follow Dictionary.com

11 Trending Words of 2014

crocodile tears

noun
1.
(used with a plural verb) a hypocritical show of sorrow; insincere tears.
2.
(used with a singular verb) Pathology. spontaneous tearing initiated by tasting or chewing food, occurring as a result of facial paralysis.
Origin
1555-1565
1555-65; so called from the the ancient belief that crocodiles shed tears while eating their victims
Dictionary.com Unabridged
Based on the Random House Dictionary, © Random House, Inc. 2014.
Cite This Source
Examples from the web for crocodile tears
  • They play us for suckers and weep crocodile tears at our deaths as their stock values rise.
  • To these crocodile tears they will add sobs, fiery sighs, and sorrowful countenance.
  • Most bosses think that they were not consulted properly, if at all crocodile tears.
  • To ask for my forgiveness and shed his crocodile tears.
British Dictionary definitions for crocodile tears

crocodile tears

plural noun
1.
an insincere show of grief; false tears
Word Origin
from the belief that crocodiles wept over their prey to lure further victims
Collins English Dictionary - Complete & Unabridged 2012 Digital Edition
© William Collins Sons & Co. Ltd. 1979, 1986 © HarperCollins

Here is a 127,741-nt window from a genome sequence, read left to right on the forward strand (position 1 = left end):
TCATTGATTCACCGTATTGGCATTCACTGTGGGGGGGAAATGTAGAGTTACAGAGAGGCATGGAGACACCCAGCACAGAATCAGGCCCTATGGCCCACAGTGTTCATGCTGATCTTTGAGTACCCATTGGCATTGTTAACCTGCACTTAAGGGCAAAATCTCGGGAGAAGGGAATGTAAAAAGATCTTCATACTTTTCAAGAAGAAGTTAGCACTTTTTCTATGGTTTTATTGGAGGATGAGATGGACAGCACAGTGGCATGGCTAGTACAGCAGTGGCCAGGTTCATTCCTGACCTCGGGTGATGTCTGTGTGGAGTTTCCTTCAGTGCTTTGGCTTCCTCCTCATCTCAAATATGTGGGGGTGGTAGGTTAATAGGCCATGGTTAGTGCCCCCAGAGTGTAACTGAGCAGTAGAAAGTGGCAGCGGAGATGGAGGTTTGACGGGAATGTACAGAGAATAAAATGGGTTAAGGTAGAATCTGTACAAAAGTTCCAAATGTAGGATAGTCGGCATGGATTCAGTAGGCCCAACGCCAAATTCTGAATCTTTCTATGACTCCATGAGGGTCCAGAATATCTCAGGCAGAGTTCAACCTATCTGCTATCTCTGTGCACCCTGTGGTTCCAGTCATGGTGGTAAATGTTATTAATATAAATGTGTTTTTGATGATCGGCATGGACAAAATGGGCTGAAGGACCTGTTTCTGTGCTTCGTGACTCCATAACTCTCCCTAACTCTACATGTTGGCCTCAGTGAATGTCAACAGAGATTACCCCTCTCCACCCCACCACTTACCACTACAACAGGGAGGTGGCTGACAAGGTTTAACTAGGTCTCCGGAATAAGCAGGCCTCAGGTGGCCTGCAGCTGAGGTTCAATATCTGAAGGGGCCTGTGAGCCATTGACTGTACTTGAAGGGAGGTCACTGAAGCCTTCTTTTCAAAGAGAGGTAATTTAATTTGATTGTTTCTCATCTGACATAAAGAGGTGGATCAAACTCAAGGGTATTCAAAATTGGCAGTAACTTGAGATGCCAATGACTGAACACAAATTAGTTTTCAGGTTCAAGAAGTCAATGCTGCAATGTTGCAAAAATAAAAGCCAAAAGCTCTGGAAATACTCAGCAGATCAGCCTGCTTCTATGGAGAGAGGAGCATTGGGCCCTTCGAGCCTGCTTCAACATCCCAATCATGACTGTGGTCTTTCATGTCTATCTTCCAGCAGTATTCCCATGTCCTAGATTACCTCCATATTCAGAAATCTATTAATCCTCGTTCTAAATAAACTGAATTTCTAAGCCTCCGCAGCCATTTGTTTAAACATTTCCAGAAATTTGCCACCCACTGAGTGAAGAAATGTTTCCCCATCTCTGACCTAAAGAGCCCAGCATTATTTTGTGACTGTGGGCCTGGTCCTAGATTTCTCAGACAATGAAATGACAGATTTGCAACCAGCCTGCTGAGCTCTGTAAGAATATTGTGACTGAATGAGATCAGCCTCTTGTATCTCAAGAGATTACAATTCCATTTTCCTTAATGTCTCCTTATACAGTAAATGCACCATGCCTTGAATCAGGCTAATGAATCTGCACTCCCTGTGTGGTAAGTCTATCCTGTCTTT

Publishers 1998, 2000, 2003, 2005, 2006, 2007, 2009, 2012
Cite This Source
crocodile tears in Culture

crocodile tears definition


An insincere show of sympathy or sadness; crocodiles were once thought to “weep” large tears before they ate their victims: “Don't shed any crocodile tears for Fisher; I know you were responsible for his firing.”

The American Heritage® New Dictionary of Cultural Literacy, Third Edition
Copyright © 2005 by Houghton Mifflin Company.
Published by Houghton Mifflin Company. All rights reserved.
Cite This Source
Idioms and Phrases with crocodile tears

crocodile tears

An insincere display of grief, as in When the play's star broke her leg, her understudy wept crocodile tears. This term comes from the mistaken notion that crocodiles weep while eating their prey, one held in ancient Roman times. The actual term was picked up by Shakespeare and many other writers after him, and remains current. [ Late 1500s ]
The American Heritage® Idioms Dictionary
Copyright © 2002, 2001, 1995 by Houghton Mifflin Company. Published by Houghton Mifflin Company.
Cite This Source

Word of the Day

Difficulty index for crocodile tears

Few English speakers likely know this word

Word Value for crocodile

14
17
Scrabble Words With Friends